Val Poore, that most elusive of authors, at least to me on her home territory, proved impossible to find on our return after five years to Rotterdam’s Oude Haven. Not knowing when we might arrive in Rotterdam (for time for trans-European car travel is notoriously difficult to estimate) and the fact that Valerie was almost certainly at work (it was a Friday), made it unfair to alert her to a visit we might not have been able to make. As it was, we discovered that the parking meters I wrote about those five years ago had all been made credit-card-friendly (maybe someone on the city council read my blog post!) and we could relatively easily pay for our stay. (If you are out there still, council person, to have various languages – as do ATMs – on your meters would make them even friendlier!)
Anyway, we were interested to find that, aside from the meters, not a huge amount had changed. Perhaps that isn’t so surprising for a museum of vintage barges, but there seemed to be more of them, so no doubt Valerie’s two memoirs recounting her experiences of restoring and living aboard her Vereeniging have encouraged others to do likewise. The boatyard was much busier, too, as you will see from the photographs, with more going on than the repair of one raised barge.
Vereeniging looked very well, too, with her gangplank effectively repaired (Valerie blogged about its vandalised damage) so that we momentarily wondered if we dared a quick stand on the foredeck! I’m sure if we had, the neighbours would have made us walk the plank in a rather different way! We met one of them, briefly (he had just arrived by bicycle), and asked him to say hello to Valerie and Koos for us.
I can safely aver that Rotterdam continues to thrive and the vibrancy we noted on our previous short exploration is still very much in evidence, even though the weather last Friday was gustily post-stormy and chilly. Anyway, enough from me now, except to say that Valerie has been a huge supporter of DI Yates and I’d very much have liked to meet her in person. I think that she has another memoir in the making and I’m sure it will be as warm and colourful as the others. Buy one and you’ll see what I mean. If you like canals and barges and narrowboats as I do, then her wanderings (‘farings’) along Dutch, Belgian and French waterways will hold you spellbound.
The turn of the month from April to May was delightfully busy. On 23rd April, I returned from a business trip to the USA (World Book Day as well as St George’s Day, the day the booksellers bring their stalls out into the streets in Barcelona – stuck in a tube in the sky, I missed them), anticipating the privilege of the three Christina James events ahead of me. Three in eight days, no less!
As the first of these was at Adlington Library, near Chorley in Lancashire, I was very close to the smallholding kept by my friends Priscilla and Rupert and so was able to relish the double pleasure of visiting the library and staying with them as well.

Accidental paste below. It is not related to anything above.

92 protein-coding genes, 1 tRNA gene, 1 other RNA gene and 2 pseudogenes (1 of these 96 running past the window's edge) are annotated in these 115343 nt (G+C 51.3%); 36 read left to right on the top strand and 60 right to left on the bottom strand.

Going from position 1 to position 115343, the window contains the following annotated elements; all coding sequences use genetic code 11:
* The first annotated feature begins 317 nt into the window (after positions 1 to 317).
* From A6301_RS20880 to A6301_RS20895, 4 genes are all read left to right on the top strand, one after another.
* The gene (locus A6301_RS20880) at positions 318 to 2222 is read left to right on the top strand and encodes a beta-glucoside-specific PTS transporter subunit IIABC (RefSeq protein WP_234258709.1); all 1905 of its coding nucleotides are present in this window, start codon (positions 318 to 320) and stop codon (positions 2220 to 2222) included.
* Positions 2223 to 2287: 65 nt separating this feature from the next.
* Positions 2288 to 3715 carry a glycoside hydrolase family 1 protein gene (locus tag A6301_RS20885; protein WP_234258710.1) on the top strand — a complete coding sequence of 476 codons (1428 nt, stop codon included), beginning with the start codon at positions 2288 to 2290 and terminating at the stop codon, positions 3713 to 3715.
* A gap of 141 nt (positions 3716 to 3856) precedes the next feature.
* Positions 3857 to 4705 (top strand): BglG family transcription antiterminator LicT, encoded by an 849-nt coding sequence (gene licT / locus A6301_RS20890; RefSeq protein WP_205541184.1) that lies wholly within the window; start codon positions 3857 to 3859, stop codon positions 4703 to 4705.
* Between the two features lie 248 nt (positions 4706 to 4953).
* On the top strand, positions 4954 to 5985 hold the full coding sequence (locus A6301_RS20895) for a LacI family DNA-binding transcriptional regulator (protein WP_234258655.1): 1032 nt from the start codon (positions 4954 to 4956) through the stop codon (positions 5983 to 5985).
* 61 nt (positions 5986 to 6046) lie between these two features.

I’d been invited by the Friends of Adlington Library, an energetic and committed group who have put a huge amount of effort into keeping the library open after government cuts. I’ve already written about local determination to keep underfunded, understaffed library services open in Lincolnshire and Yorkshire. Lancashire is encountering similar problems and fighting back with just as much dedication.
The event was scheduled to last an hour and a half. The time flew by: the Friends, led by Margaret and Philip, offered me a large and very responsive audience, many of whom had read my books; several had also bought them or bought copies during the event. As I’ve said before, an audience can pay a writer no great compliment than to give feedback on her or his books. Readers are always perceptive and it is fascinating to hear their accounts of other books they like and why; additionally, in this instance, Adlington’s readers opened up on the evil characters, both real and fictional, whom they had encountered.
Just four days later I was heading for Gainsborough, a North Lincolnshire town that was totally uncharted territory for me. As soon as I stepped out of the car, I realised that this was my loss: Gainsborough is a wonderful old town with a mediaeval manor house at its heart, reputedly haunted by Lady Jane Grey. One of my audience – a local woman who now lives in Australia and was visiting family in the town – told me she had seen Jane’s ghost wandering the house when she was a child (intact, with head on – I did ask!).
Gainsborough’s library earned the unique distinction of providing me with an audience that expanded during the afternoon, drawing in more and more people as the session unfolded! The library itself is a building of palatial proportions – huge for a small town – and the librarians make excellent use of the space they are able to command. The event ran on way past the allocated time, until eventually we were invaded by a party of primary school children who had come for a reading session.
I am indebted to Lynne and her colleagues for organising this event and would like to thank them again for the really beautiful bunch of flowers that they gave me. I felt truly spoilt!
Just three days later, came the last of the trio: a different kind of event this time, held for a writers’ group in Woodhall Spa, another North Lincs town that I’d never visited before. The home of the Dambusters, it’s a picture postcard place, and was gearing itself up for the 75th Anniversary of the Lancaster bomber raids in WWII. (There’s a café just a few doors up from the library, full of Dambusters memorabilia – well worth a visit.)